Four Ways to Prep Your Garden for Winter 2020

Everybody loves a garden, a beautiful and well-maintained garden, to be exact. But it does takes a lot of hard work and real knowledge to plant, populate, prune, and prepare a garden for the different seasons of the year. Just like a discerning parent who watches his or her children individually, considering their uniqueness, needs, and preferences—a diligent gardener also has a discriminating eye when it comes to plant species, soil composition, tools and supplies to use, and techniques to apply in caring for one’s own garden.

Like nurturing a human relationship, tending to a garden cannot be a touch-and-go affair. It takes a lot of attention to make a garden bloom and stay healthy during the various seasons of the year. How one takes care of a baby is different from the attention that is given to a loved one in their golden years. In the same way, gardening requires season-specific skills and information. So, since there are three months left before December, it is good for the novice to read about a few ideas on how to better prepare the garden for the coming winter:

1. Know Your Zones

The first key to having a good garden is to know your zones. The U.S. Department of Agriculture published a planting zone and climate guide so that farmers and gardeners would know which plant species would grow best during a particular time of the year. In the guide, it says that Zone 1 places include Alaska, Canada, and Northern Minnesota. In this zone, there are plants that can withstand extreme temperatures of below 40 degrees Fahrenheit. Majority of plant species in the United States are actually very resilient and can stay alive in temperatures of below -30 degrees Fahrenheit, which is categorized under Zone 3. To ensure that the garden stays populated all throughout the year, choose plants that are appropriate to the planting and climate zone in your area. Do take note that micro-climates occur within a one kilometer-radius where you live, so do not be surprised about sudden changes of weather in one day. Most plants adapt and survive the rapid changes in climate and seasons.

Speaking of seasons, it is a must to know that termites swarm between the months of March and November, the same period that people are glued on t.v. to watch the Major League Baseball. So before getting too obsessed with the playoffs, take time to hire an expert pest exterminator to treat your home and other parts of your property that could be vulnerable to infestation. Some termite species burrow underground so before doing a lot of work on the garden, let the pest control team inspect the soil to trace possible nests and swarming areas.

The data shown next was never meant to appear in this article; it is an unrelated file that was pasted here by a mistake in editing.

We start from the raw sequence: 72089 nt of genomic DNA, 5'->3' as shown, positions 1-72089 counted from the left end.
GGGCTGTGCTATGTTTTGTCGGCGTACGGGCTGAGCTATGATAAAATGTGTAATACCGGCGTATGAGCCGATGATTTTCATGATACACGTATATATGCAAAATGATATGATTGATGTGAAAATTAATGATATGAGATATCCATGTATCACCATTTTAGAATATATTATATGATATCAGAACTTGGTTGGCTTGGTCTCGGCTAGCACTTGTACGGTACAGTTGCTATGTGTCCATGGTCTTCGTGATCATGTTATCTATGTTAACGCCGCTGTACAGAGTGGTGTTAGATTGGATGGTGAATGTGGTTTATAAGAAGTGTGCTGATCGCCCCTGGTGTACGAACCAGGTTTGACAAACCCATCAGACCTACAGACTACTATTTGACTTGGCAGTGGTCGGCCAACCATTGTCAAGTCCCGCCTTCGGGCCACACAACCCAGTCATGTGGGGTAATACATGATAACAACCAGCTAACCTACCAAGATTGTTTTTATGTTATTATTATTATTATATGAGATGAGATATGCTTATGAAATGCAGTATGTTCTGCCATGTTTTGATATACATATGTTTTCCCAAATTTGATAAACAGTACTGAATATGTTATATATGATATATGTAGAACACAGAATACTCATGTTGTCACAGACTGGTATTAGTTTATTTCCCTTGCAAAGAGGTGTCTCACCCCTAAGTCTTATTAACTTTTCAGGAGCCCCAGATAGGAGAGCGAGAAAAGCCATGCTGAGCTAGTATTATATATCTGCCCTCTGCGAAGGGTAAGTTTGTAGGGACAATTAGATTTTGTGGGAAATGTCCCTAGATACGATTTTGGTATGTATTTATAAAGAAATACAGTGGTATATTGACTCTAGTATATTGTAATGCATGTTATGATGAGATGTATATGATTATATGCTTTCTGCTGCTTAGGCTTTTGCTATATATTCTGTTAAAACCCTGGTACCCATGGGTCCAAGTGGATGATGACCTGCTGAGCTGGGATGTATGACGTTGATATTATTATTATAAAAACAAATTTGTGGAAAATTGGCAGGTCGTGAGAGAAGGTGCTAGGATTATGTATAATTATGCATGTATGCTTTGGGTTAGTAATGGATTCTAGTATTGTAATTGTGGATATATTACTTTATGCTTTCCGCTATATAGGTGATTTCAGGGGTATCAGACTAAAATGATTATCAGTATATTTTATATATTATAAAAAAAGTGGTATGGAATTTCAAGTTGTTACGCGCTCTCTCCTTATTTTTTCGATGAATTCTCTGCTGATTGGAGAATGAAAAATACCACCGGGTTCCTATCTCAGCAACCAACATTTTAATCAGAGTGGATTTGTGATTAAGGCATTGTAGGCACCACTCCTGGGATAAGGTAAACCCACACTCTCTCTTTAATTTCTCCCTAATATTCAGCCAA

2. Winter-ready Roses

Just like knowing the seasons, it is also good to know the species or kind of roses you plant in the garden. Most shrub roses are very easy to grow and relatively easier to care for than the others. Hybrid tea roses are very delicate and may not be suitable to areas with very cold climates. Before the onset of winter, make sure to water them generously. This would enable the ground to store as much water as it can before the snow falls and the winter freezes the ground. While there is no need to add fertilizer, it is advisable to add an extra layer of soil around the base of the roses. In much colder climates, add mulch is much better. If you have chicken wire available in your home, it would also be good to wrap a protective layer around the rose bush.

3. Choose Cool-season Plants

One tweak to a winter-ready garden is to first choose cool-season plants like French Marigold and Zinnia. If you have an edible plant section in the garden, the best vegetables for growing during the cool season include lettuce, carrots, and onions. Ornamental plants that good to grow in the cold include Blue Lobelia and Snapdragons. Also known as annuals since they only bloom during one season of the year, these types of garden plants cannot withstand the frost so make sure to keep them in the garage when the frost begins to form outside the home.

4. Mulching the Ground for Perennials

mulching the soil

Perennials like ornamental grass and purple coneflowers are more resilient. Even when they shed leaves, the same leaves serve as a top cover during winter. Still, it is good to layer at least six inches of mulch when the ground begins to freeze.

These four simple tips to care for your garden during winter can be done by just about everyone. Enjoy the process of trimming, cleaning, and prepping your small slice of paradise before the winter blows. Soon enough, springtime will return and you will be glad that you gave the garden the right kind of attention it needs. For, in fact, the more you care for it, you are actually making yourself feel better. As it has been said and proven many times over, “gardening is indeed the purest of all human pleasures.”

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